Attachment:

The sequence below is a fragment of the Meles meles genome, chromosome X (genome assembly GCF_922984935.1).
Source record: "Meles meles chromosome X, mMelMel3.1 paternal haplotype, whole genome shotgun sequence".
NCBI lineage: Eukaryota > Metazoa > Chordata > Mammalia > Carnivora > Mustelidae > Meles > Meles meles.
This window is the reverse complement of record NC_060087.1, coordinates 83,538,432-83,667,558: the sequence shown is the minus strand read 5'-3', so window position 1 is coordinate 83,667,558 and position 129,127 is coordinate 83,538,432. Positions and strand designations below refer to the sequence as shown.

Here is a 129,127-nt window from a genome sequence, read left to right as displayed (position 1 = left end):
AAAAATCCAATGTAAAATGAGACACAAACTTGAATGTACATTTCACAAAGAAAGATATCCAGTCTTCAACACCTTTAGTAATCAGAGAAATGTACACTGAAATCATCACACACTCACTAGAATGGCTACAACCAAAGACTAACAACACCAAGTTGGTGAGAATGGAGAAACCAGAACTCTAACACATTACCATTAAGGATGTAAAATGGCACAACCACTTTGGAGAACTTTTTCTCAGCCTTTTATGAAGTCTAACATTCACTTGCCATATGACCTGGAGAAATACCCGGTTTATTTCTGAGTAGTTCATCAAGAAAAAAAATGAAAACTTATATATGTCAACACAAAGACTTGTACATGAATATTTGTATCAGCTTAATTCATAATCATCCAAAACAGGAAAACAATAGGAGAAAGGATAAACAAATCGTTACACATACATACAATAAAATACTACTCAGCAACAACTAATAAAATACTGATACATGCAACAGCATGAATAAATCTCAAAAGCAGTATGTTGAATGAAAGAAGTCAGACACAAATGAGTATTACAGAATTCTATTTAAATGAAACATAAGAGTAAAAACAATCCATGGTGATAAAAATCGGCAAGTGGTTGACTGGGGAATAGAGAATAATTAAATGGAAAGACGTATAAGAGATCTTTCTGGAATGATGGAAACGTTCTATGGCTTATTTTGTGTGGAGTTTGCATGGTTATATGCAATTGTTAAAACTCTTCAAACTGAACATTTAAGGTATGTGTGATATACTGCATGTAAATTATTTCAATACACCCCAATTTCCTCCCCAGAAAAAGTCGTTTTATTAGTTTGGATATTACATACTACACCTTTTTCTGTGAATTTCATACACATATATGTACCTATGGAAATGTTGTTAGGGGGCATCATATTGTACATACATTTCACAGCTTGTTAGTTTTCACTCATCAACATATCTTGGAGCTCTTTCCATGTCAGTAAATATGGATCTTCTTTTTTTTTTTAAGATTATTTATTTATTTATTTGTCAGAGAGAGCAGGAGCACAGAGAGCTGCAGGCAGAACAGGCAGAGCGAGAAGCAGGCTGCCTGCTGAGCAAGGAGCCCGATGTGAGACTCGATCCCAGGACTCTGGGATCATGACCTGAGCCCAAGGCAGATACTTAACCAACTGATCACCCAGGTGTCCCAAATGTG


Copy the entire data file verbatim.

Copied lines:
The sequence below is a fragment of the Meles meles genome, chromosome X (genome assembly GCF_922984935.1).
Source record: "Meles meles chromosome X, mMelMel3.1 paternal haplotype, whole genome shotgun sequence".
NCBI lineage: Eukaryota > Metazoa > Chordata > Mammalia > Carnivora > Mustelidae > Meles > Meles meles.
This window is the reverse complement of record NC_060087.1, coordinates 83,538,432-83,667,558: the sequence shown is the minus strand read 5'-3', so window position 1 is coordinate 83,667,558 and position 129,127 is coordinate 83,538,432. Positions and strand designations below refer to the sequence as shown.

Here is a 129,127-nt window from a genome sequence, read left to right as displayed (position 1 = left end):
AAAAATCCAATGTAAAATGAGACACAAACTTGAATGTACATTTCACAAAGAAAGATATCCAGTCTTCAACACCTTTAGTAATCAGAGAAATGTACACTGAAATCATCACACACTCACTAGAATGGCTACAACCAAAGACTAACAACACCAAGTTGGTGAGAATGGAGAAACCAGAACTCTAACACATTACCATTAAGGATGTAAAATGGCACAACCACTTTGGAGAACTTTTTCTCAGCCTTTTATGAAGTCTAACATTCACTTGCCATATGACCTGGAGAAATACCCGGTTTATTTCTGAGTAGTTCATCAAGAAAAAAAATGAAAACTTATATATGTCAACACAAAGACTTGTACATGAATATTTGTATCAGCTTAATTCATAATCATCCAAAACAGGAAAACAATAGGAGAAAGGATAAACAAATCGTTACACATACATACAATAAAATACTACTCAGCAACAACTAATAAAATACTGATACATGCAACAGCATGAATAAATCTCAAAAGCAGTATGTTGAATGAAAGAAGTCAGACACAAATGAGTATTACAGAATTCTATTTAAATGAAACATAAGAGTAAAAACAATCCATGGTGATAAAAATCGGCAAGTGGTTGACTGGGGAATAGAGAATAATTAAATGGAAAGACGTATAAGAGATCTTTCTGGAATGATGGAAACGTTCTATGGCTTATTTTGTGTGGAGTTTGCATGGTTATATGCAATTGTTAAAACTCTTCAAACTGAACATTTAAGGTATGTGTGATATACTGCATGTAAATTATTTCAATACACCCCAATTTCCTCCCCAGAAAAAGTCGTTTTATTAGTTTGGATATTACATACTACACCTTTTTCTGTGAATTTCATACACATATATGTACCTATGGAAATGTTGTTAGGGGGCATCATATTGTACATACATTTCACAGCTTGTTAGTTTTCACTCATCAACATATCTTGGAGCTCTTTCCATGTCAGTAAATATGGATCTTCTTTTTTTTTTTAAGATTATTTATTTATTTATTTGTCAGAGAGAGCAGGAGCACAGAGAGCTGCAGGCAGAACAGGCAGAGCGAGAAGCAGGCTGCCTGCTGAGCAAGGAGCCCGATGTGAGACTCGATCCCAGGACTCTGGGATCATGACCTGAGCCCAAGGCAGATACTTAACCAACTGATCACCCAGGTGTCCCAAATGTG